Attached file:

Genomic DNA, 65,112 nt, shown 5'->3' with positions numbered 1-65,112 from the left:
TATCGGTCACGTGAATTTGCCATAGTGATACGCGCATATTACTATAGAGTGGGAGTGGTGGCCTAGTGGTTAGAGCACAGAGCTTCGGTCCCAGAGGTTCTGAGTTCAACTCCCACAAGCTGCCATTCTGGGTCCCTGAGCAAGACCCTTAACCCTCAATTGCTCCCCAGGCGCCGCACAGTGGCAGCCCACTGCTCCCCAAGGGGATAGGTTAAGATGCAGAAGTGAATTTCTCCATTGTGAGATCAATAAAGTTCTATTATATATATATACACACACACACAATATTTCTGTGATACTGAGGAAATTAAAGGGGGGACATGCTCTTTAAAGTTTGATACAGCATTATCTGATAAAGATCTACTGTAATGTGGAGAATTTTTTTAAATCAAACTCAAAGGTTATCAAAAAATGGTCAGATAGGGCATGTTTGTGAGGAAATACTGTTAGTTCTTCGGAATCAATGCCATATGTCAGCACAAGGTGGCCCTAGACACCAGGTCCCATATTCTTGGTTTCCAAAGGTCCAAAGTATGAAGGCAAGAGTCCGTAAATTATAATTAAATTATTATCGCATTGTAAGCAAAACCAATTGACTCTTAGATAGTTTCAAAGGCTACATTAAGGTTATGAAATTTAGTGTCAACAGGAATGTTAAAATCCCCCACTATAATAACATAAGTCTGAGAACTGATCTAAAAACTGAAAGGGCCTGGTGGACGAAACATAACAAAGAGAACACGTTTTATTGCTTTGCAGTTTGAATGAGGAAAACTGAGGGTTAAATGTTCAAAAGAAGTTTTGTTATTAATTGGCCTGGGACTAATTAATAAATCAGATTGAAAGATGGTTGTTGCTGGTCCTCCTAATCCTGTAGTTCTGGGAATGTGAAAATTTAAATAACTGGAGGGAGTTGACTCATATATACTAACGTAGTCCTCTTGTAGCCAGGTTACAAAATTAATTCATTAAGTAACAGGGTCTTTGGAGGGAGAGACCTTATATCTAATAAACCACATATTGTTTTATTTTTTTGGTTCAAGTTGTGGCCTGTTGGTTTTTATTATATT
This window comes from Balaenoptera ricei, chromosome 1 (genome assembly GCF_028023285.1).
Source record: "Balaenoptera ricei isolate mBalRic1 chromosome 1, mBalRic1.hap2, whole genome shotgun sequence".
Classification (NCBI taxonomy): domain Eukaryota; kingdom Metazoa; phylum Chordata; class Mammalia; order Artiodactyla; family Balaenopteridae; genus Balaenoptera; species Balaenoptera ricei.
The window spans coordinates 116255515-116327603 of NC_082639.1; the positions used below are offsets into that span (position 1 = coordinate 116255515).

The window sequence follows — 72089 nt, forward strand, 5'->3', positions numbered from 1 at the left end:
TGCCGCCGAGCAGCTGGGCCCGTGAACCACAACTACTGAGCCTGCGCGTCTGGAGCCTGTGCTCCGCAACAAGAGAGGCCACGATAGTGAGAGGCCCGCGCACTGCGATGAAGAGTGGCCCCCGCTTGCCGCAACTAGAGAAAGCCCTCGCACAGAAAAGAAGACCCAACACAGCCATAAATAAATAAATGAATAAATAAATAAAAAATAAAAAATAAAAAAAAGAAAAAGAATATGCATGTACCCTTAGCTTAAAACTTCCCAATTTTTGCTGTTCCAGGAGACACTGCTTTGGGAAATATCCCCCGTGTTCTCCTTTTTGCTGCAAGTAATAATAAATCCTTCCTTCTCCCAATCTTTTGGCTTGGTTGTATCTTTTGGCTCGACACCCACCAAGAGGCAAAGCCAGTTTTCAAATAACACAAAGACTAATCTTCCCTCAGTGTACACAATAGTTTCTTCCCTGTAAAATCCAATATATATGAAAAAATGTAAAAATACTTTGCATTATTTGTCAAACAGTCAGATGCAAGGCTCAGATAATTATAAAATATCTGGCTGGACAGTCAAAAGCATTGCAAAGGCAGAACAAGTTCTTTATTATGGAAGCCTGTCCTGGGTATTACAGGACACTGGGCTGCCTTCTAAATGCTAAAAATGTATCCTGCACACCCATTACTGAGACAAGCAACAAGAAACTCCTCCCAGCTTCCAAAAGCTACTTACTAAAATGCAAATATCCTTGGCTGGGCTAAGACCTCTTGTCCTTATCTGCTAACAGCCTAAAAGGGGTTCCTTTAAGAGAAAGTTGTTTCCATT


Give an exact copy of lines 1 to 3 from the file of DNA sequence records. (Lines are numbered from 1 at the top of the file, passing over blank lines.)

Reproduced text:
Genomic DNA, 65,112 nt, shown 5'->3' with positions numbered 1-65,112 from the left:
TATCGGTCACGTGAATTTGCCATAGTGATACGCGCATATTACTATAGAGTGGGAGTGGTGGCCTAGTGGTTAGAGCACAGAGCTTCGGTCCCAGAGGTTCTGAGTTCAACTCCCACAAGCTGCCATTCTGGGTCCCTGAGCAAGACCCTTAACCCTCAATTGCTCCCCAGGCGCCGCACAGTGGCAGCCCACTGCTCCCCAAGGGGATAGGTTAAGATGCAGAAGTGAATTTCTCCATTGTGAGATCAATAAAGTTCTATTATATATATATACACACACACACAATATTTCTGTGATACTGAGGAAATTAAAGGGGGGACATGCTCTTTAAAGTTTGATACAGCATTATCTGATAAAGATCTACTGTAATGTGGAGAATTTTTTTAAATCAAACTCAAAGGTTATCAAAAAATGGTCAGATAGGGCATGTTTGTGAGGAAATACTGTTAGTTCTTCGGAATCAATGCCATATGTCAGCACAAGGTGGCCCTAGACACCAGGTCCCATATTCTTGGTTTCCAAAGGTCCAAAGTATGAAGGCAAGAGTCCGTAAATTATAATTAAATTATTATCGCATTGTAAGCAAAACCAATTGACTCTTAGATAGTTTCAAAGGCTACATTAAGGTTATGAAATTTAGTGTCAACAGGAATGTTAAAATCCCCCACTATAATAACATAAGTCTGAGAACTGATCTAAAAACTGAAAGGGCCTGGTGGACGAAACATAACAAAGAGAACACGTTTTATTGCTTTGCAGTTTGAATGAGGAAAACTGAGGGTTAAATGTTCAAAAGAAGTTTTGTTATTAATTGGCCTGGGACTAATTAATAAATCAGATTGAAAGATGGTTGTTGCTGGTCCTCCTAATCCTGTAGTTCTGGGAATGTGAAAATTTAAATAACTGGAGGGAGTTGACTCATATATACTAACGTAGTCCTCTTGTAGCCAGGTTACAAAATTAATTCATTAAGTAACAGGGTCTTTGGAGGGAGAGACCTTATATCTAATAAACCACATATTGTTTTATTTTTTTGGTTCAAGTTGTGGCCTGTTGGTTTTTATTATATT
This window comes from Balaenoptera ricei, chromosome 1 (genome assembly GCF_028023285.1).